Faculty Spotlight: Professor Helen Jun
Conducted in Fall 2017, this interview introduces Helen Jun as the new Associate Head for the Department. She speaks on her academic background and her goals for the Department.
How long have you been at UIC, and in what departments have you worked?
Helen Jun: I moved from California in 2003 and I’ve been at UIC for 14 years, teaching for the Departments of African American Studies and English. As an undergrad student, I was an Ethnic Studies and English double major at UC Berkeley and I received my Ph.D. in Literature at UC San Diego. I was born and raised in California and I was ready for something else – being at UIC and working and living in Chicago has been a great experience.
As the new associate head for the African American Studies department, what do you strive to do within the department?
Jun: I’d like to initiate some short-term and long-term programs to support our undergraduate students. I think the current political moment has made it more important than ever that students feel connected to each other and to the department. We are pursuing ideas for off campus field trips, student-led programming for speakers and events (like open mic nights), as well as more simple things like sponsoring AAST “study hall” hours so that students have a comfortable place to sit, study, and read between classes. At a commuter campus, it can be tough for students to feel anchored at UIC, however, I’m hoping that we can mobilize the urgency that many students are feeling to create new opportunities for connection and engagement.
You’re holding open office hours for all majors and minors right? How can we expect them to be different from a regular advising session? And how often can students attend?
Jun: So yes, we have Open Office Hours every Thursday from 12:30-2:30 in 1250 University Hall (the AAST conference room). I want students to know that there’s always a faculty person in the department that’s here for them on a weekly basis to talk about anything they want – questions about grad school, if they want to talk about something that happened in a class, a summer reading list, whatever. In fact, even if students don’t want to talk to me at all but just want a welcoming space where they can sit and relax and read between classes – they can come to 1250 UH on Thursday afternoons. We will look into expanding these hours across more days, so stay tuned.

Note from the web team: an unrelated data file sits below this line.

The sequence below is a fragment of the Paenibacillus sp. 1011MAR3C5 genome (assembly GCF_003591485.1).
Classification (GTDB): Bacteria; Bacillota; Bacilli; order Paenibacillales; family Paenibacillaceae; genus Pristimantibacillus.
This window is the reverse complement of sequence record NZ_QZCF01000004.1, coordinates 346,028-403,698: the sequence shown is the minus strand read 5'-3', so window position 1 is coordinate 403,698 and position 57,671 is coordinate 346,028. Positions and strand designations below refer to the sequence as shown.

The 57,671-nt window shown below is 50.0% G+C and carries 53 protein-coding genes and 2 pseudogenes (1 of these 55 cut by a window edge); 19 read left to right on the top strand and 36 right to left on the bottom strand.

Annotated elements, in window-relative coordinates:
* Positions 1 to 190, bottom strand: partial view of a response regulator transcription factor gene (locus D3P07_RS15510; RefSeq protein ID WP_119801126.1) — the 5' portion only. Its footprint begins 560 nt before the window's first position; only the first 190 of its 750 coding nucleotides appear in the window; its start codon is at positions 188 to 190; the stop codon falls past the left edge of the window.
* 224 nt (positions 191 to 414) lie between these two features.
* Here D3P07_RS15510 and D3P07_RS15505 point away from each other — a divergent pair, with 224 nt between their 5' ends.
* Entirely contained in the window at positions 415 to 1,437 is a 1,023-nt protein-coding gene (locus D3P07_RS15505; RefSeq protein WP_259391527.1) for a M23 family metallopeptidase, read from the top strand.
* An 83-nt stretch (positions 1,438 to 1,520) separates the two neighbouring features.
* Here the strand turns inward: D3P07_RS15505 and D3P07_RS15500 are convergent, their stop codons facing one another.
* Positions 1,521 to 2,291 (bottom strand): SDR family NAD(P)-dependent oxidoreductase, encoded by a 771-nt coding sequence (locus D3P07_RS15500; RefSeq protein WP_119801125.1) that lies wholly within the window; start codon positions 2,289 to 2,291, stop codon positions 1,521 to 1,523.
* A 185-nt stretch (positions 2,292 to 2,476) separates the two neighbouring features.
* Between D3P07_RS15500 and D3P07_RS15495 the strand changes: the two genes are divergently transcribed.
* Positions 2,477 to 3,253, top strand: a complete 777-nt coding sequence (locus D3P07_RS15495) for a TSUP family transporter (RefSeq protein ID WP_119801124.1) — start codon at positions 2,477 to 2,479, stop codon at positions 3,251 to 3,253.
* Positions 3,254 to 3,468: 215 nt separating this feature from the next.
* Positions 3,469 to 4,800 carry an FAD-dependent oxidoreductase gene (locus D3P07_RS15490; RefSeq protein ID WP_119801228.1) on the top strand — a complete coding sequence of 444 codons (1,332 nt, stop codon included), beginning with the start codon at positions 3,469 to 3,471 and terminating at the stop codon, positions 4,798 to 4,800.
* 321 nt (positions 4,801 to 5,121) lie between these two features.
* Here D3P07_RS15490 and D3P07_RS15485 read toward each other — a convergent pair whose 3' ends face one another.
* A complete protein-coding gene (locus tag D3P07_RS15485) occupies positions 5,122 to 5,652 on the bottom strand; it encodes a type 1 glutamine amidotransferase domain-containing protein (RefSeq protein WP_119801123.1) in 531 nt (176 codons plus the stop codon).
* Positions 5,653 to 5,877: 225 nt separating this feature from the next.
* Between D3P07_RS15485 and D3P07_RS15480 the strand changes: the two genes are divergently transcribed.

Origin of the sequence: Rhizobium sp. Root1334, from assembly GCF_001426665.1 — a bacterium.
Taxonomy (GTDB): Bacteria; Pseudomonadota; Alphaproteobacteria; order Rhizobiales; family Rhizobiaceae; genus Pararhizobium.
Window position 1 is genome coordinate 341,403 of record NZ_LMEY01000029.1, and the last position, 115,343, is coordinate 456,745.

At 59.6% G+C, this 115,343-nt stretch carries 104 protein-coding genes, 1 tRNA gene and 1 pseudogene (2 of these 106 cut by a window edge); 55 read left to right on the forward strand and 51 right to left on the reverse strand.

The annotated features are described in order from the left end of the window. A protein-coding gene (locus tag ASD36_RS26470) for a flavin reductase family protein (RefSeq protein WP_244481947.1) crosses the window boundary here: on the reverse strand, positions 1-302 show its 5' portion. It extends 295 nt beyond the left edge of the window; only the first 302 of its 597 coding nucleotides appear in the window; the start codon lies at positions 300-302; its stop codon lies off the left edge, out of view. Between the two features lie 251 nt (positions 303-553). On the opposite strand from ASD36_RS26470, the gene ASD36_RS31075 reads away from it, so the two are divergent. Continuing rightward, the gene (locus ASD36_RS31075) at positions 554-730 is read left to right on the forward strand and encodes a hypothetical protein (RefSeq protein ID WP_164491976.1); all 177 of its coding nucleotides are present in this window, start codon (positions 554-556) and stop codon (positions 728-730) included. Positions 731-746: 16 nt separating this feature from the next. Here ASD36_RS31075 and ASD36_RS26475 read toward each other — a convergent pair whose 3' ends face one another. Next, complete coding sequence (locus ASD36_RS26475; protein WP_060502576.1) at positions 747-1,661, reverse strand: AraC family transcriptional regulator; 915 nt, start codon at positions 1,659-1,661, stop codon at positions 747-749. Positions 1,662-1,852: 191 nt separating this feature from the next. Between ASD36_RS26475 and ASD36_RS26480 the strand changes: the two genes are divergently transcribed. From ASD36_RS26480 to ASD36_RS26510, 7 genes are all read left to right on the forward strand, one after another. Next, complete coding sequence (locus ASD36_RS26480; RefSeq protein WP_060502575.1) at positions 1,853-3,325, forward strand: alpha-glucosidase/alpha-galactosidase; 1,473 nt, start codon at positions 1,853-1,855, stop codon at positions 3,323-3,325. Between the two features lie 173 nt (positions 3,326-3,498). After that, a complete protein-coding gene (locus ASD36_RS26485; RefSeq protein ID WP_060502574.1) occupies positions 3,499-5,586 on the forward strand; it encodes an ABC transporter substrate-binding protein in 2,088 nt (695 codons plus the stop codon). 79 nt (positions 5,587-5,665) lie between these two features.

What would you say to a student who is thinking about majoring or minoring in African American studies?
Jun: It’s such an intense experience to study something that you feel connected to. When I was an undergrad, I started out as a biochem major and then I took my first Ethnic Studies class and it just changed everything. I felt like I suddenly had entry into a new vocabulary, a framework for understanding everything around me and everything that came before. I had some issues with the English Department but I ended up double majoring and I felt like I was able to intervene into what was happening in these classes and in general discussions about national culture, the canon, etc. This is my hope for our undergrads – take what you learn in our classes and bring that lens into Public Health, Nursing, History, CLJ, Psychology, or Urban Planning. i’m a firm believer in the double major, and in the importance of using minors to signpost your intellectual & social commitments to future employers and graduate programs.